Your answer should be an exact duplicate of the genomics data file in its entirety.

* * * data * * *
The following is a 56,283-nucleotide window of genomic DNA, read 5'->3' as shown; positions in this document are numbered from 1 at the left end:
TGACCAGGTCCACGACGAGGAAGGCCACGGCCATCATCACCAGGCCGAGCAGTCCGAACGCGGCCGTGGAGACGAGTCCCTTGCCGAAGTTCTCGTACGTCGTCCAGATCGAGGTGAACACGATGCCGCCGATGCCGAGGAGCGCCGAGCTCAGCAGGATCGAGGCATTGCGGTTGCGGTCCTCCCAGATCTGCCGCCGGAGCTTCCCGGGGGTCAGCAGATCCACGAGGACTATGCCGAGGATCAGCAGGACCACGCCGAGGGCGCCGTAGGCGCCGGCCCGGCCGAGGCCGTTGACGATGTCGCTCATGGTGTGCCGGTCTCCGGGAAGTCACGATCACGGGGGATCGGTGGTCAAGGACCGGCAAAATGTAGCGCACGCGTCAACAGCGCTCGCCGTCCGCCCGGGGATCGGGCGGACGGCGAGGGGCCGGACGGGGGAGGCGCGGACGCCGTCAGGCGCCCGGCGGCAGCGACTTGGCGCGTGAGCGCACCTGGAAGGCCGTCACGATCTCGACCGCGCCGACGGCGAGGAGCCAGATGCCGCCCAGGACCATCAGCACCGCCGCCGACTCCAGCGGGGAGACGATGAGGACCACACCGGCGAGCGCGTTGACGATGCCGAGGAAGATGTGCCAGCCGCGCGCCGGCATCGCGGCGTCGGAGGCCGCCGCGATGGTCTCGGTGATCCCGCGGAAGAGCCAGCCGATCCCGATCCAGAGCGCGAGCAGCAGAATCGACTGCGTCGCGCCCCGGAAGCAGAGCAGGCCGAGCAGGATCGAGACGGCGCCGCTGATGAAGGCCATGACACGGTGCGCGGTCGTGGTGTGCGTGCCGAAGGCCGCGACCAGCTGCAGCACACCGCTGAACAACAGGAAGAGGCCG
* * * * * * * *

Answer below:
The following is a 56,283-nucleotide window of genomic DNA, read 5'->3' as shown; positions in this document are numbered from 1 at the left end:
TGACCAGGTCCACGACGAGGAAGGCCACGGCCATCATCACCAGGCCGAGCAGTCCGAACGCGGCCGTGGAGACGAGTCCCTTGCCGAAGTTCTCGTACGTCGTCCAGATCGAGGTGAACACGATGCCGCCGATGCCGAGGAGCGCCGAGCTCAGCAGGATCGAGGCATTGCGGTTGCGGTCCTCCCAGATCTGCCGCCGGAGCTTCCCGGGGGTCAGCAGATCCACGAGGACTATGCCGAGGATCAGCAGGACCACGCCGAGGGCGCCGTAGGCGCCGGCCCGGCCGAGGCCGTTGACGATGTCGCTCATGGTGTGCCGGTCTCCGGGAAGTCACGATCACGGGGGATCGGTGGTCAAGGACCGGCAAAATGTAGCGCACGCGTCAACAGCGCTCGCCGTCCGCCCGGGGATCGGGCGGACGGCGAGGGGCCGGACGGGGGAGGCGCGGACGCCGTCAGGCGCCCGGCGGCAGCGACTTGGCGCGTGAGCGCACCTGGAAGGCCGTCACGATCTCGACCGCGCCGACGGCGAGGAGCCAGATGCCGCCCAGGACCATCAGCACCGCCGCCGACTCCAGCGGGGAGACGATGAGGACCACACCGGCGAGCGCGTTGACGATGCCGAGGAAGATGTGCCAGCCGCGCGCCGGCATCGCGGCGTCGGAGGCCGCCGCGATGGTCTCGGTGATCCCGCGGAAGAGCCAGCCGATCCCGATCCAGAGCGCGAGCAGCAGAATCGACTGCGTCGCGCCCCGGAAGCAGAGCAGGCCGAGCAGGATCGAGACGGCGCCGCTGATGAAGGCCATGACACGGTGCGCGGTCGTGGTGTGCGTGCCGAAGGCCGCGACCAGCTGCAGCACACCGCTGAACAACAGGAAGAGGCCG